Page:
Blowback - Greed Runs the Clock [7-inch] (Cover Artwork)
Staff Review

Blowback

Blowback: Greed Runs the Clock [7-inch]

Greed Runs the Clock [7-inch] (2012)

String Break Records


3.5
Blowback's Greed Runs the Clock was recorded in Washington, D.C. by Don Zientara and mixed in New York by Don Fury and it shows. Not to overstate the presence of the respective legendary producers, but the EP solidly plants one foot in the nation's capitol and the other foot in the nation's capitol ...

Blowback's Greed Runs the Clock was recorded in Washington, D.C. by Don Zientara and mixed in New York by Don Fury and it shows. Not to overstate the presence of the respective legendary producers, but the EP solidly plants one foot in the nation's capitol and the other foot in the nation's capitol of sleaze.

While the EP is undeniable hardcore with its screamed/growled vocals, stomping drums and slashing strings, the traits of both poles of east coast hardcore crop up. "Rats in the Middle" skittles and tilts like '80s D.C. hardcore, when the genre was forging itself from pure angry thrashing to a reflective off-kilter rhythm a la Scream. But then, just as the song seems ready to steady itself, it snaps forward like '80s N.Y.C. blasting a la Reagan Youth.

Similarly, politics-wise the band borrows from each city. "Greed Runs the Clock" is a doom and gloom lamentation, forecasting destruction with lyrics that could have been used by Nausea. Conversely, "Smoke Break," which grumbles about soulless jobs, is a much more intimate piece, focusing on one's own struggles, with lyrics that could have been dropped by Embrace.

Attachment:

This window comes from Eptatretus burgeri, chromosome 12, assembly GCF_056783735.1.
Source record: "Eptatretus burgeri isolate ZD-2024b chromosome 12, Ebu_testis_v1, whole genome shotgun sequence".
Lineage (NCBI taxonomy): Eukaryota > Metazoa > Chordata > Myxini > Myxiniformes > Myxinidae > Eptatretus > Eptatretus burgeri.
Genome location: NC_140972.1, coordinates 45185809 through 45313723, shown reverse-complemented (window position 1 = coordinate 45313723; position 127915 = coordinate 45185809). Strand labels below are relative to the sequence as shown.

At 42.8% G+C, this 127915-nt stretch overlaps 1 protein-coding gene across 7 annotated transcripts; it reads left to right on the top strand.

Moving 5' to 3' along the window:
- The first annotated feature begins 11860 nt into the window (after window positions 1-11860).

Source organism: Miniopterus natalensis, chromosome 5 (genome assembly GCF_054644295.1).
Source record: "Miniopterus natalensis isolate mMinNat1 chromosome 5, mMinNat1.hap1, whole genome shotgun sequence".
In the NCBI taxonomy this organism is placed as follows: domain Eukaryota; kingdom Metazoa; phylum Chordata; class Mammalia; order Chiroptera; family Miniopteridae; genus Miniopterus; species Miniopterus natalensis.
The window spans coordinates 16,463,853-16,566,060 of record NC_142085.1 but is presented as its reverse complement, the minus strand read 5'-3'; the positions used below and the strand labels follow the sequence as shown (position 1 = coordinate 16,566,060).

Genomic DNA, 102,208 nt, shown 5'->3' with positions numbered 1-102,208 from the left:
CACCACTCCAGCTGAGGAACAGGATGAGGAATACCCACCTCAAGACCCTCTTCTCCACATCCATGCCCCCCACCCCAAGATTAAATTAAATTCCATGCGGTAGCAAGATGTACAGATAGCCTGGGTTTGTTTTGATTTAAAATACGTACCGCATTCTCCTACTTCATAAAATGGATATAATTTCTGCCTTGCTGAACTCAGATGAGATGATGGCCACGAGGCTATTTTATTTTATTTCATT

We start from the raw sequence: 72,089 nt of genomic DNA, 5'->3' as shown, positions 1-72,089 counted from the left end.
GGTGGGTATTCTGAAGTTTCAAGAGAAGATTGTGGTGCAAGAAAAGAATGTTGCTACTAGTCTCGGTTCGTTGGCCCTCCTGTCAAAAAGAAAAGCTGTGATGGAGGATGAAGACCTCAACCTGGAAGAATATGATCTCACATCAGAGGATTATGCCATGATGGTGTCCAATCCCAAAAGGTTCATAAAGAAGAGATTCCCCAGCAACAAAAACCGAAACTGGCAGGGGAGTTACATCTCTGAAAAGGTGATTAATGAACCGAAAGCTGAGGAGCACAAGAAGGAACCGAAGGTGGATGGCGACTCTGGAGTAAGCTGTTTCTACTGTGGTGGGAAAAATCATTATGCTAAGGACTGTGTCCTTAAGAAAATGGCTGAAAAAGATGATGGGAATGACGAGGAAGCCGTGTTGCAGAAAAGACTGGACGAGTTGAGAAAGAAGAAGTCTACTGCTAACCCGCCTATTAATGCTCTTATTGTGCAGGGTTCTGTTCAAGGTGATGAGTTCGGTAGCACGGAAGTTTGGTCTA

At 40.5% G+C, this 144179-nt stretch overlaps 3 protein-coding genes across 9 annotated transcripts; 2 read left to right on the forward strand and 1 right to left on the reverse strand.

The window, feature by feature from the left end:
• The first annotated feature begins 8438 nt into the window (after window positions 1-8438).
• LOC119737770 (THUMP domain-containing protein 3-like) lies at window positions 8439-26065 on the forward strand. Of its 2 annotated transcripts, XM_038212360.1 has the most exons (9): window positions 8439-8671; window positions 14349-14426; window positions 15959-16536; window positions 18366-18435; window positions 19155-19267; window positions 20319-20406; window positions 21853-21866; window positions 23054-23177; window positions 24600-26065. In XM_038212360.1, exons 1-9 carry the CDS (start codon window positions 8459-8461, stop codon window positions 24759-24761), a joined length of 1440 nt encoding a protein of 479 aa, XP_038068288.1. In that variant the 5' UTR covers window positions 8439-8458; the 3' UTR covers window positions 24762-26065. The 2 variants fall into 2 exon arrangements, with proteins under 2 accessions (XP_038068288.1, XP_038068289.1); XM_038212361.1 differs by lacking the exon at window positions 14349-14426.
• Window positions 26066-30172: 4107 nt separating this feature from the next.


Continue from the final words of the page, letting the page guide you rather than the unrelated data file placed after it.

But, while the EP salutes the hallmarks of both takes on the genre, it really takes off when it gets a little weird. "Smoke Break" drops in a chorus that is halfway between Snow White and the Seven Dwarves' "Height-Ho"and the Wizard of Oz's soldier march. The "friendly" chorus adds a level of menace, energy and, frankly, fun, that makes the piece more exciting than run of the mill barking. On "Greed Runs the Clock," a sound thaws from what sounds like industrial machinery into what turns out to be vocals, echoing the strange sonic experimentation of Holy Terror bands.

Blowback's combination of the various facets of a relatively narrow genre suggest that perhaps hardcore is wider than we think. The wrapping of the different attributes together does create and interesting question: Is Blowback looking back or looking forward?